If you don't mind waiting for a week or two, you can leave your tank with a filter running while you wait for some bacteria to establish in your tank. These bacteria are essential for breaking down the waste from your new fish and preventing the water from becoming toxic. Alternatively, you can add a biological/eco starter such as Stability or Stress Zyme, according to the directions on the bottle, which is essentially a dropper bottle full of live bacteria.
Add your ornaments and plants - this is usually easier to do with your tank only half full. Try to create a natural type of habitat by having an open area for free swimming and a closed in area with plenty of hidey holes.
The town tap water is usually sitting at a neutral (pH of 7) level which is suitable for most tropical fish, however it can sometimes shift about. It is a good idea to have a test kit on hand to be sure the pH of your tank is suitable for your fish before introducing them to the water. Alternatively, Pet HQ provides a free water testing service, so you can bring a sample with you when you come to select your fish - use a clean, preferably glass container or bottle with no detergent residue. Some types of fish require their water to be more acidic (lower pH) or alkaline (higher pH), in which case buffers will need to be added to the water to create the ideal water condition.
During winter it is a good idea to have a heater for your tank as most fish prefer their water warm and will stop eating or even perish if it gets too cold. Select your heater based on how many litres are in your tank and place it in the tank next to the water flow, taking note as to whether it is fully submersible or not. All heaters will have a minimum water mark, and if it is not submersed to the line the heater will crack and break - broken glass is not covered by warranties. Leave the heater in the tank, without plugging it in, for ?? an hour. Then plug it in and calibrate the heater with your thermometer - don't just trust the dial as it will turn off as soon as the water around it reaches that temperature, while the rest of your tank may still be too cold. An average setting for tropical fish is 27 oC, and goldfish like it about 20 oC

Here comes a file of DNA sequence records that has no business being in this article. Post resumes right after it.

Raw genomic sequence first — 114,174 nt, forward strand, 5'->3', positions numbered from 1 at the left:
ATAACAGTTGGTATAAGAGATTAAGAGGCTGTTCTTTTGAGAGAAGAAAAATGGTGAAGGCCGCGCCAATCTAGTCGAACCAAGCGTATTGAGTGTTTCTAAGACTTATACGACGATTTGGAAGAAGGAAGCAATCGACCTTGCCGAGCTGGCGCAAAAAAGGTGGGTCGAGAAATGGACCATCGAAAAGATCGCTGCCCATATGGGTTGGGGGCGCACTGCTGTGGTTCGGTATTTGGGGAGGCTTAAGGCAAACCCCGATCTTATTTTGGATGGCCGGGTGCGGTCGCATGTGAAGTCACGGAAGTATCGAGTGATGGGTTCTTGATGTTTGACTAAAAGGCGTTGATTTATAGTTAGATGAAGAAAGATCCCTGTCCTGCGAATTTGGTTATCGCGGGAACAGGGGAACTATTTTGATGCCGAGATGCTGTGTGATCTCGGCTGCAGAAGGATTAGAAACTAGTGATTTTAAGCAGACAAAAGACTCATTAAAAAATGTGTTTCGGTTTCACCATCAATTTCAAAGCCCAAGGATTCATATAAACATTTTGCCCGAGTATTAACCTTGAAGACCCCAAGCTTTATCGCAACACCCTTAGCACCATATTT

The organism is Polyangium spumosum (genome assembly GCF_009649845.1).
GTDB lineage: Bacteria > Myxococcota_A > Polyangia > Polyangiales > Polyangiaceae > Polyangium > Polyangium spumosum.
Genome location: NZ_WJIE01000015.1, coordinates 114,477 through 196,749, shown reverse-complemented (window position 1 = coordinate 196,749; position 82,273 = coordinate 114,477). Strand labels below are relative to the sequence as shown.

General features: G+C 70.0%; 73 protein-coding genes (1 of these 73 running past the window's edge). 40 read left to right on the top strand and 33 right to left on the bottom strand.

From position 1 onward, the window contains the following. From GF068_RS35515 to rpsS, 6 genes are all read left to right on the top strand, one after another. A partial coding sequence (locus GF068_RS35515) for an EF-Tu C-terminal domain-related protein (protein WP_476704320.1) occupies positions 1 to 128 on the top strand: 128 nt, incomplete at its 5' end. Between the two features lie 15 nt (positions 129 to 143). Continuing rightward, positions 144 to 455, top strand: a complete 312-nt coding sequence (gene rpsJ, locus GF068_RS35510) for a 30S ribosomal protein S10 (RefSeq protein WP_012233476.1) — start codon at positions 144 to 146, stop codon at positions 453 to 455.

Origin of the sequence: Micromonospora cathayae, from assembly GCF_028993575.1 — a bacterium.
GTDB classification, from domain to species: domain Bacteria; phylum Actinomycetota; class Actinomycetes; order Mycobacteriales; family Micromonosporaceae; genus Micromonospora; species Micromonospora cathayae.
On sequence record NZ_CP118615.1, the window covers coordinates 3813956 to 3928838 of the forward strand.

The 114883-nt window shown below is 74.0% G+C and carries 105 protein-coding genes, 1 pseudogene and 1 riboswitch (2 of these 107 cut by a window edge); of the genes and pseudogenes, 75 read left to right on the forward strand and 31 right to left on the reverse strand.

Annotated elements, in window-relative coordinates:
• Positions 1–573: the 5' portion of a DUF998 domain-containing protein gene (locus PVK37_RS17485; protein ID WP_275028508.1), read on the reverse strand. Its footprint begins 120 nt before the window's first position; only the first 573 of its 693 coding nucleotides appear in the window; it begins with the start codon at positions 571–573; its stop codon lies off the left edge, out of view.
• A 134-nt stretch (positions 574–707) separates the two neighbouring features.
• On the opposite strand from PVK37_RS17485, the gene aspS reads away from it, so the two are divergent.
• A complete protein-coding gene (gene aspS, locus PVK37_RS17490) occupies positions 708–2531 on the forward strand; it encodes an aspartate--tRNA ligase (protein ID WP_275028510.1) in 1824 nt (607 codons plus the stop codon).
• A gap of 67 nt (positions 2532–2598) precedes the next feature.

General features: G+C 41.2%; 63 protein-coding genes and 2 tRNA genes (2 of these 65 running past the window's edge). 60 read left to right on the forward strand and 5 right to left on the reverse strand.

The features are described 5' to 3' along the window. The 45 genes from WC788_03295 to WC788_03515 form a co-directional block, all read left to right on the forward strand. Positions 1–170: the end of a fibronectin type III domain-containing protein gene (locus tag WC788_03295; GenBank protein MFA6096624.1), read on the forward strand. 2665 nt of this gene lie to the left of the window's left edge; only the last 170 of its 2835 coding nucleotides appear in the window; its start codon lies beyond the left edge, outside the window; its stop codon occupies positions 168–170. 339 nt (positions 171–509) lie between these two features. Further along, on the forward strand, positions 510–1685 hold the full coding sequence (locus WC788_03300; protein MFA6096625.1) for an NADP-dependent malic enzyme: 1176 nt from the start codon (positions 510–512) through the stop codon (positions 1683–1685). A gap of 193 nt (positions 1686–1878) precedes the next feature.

Not too much and not too little - Too much light can lead to an outburst of algae and can overheat the tank, especially in summer. Not enough light can cause growth and developmental problems in your fish and lead to your live plants dying off and creating a lot of mess in the tank. If your tank doesn't receve enough non-direct, natural light and you choose to use artificial lights on your tank be sure to keep them on a natural day-night cycle otherwise it can cause your fish to stress.
Adding Your Fish
Once your tank is ready you can start to add some fish. Take care not get too many fish all at once! Add fish slowly to a tank, as it takes about 6 weeks to get your tank to cycle properly, and your filter to be running efficiently. If too many are added too soon your water will become toxic very quickly and you could risk losing all of your new fish. It is a good idea to add your smallest, least aggressive fish first and your larger more territorial fish last. If you allow a large aggressive fish to establish his territory first you may never be able to add other fish except as a snack for him. Speak to staff about which fish are compatible together and be sure the little fish your buying now isn't going to outgrow your tank later.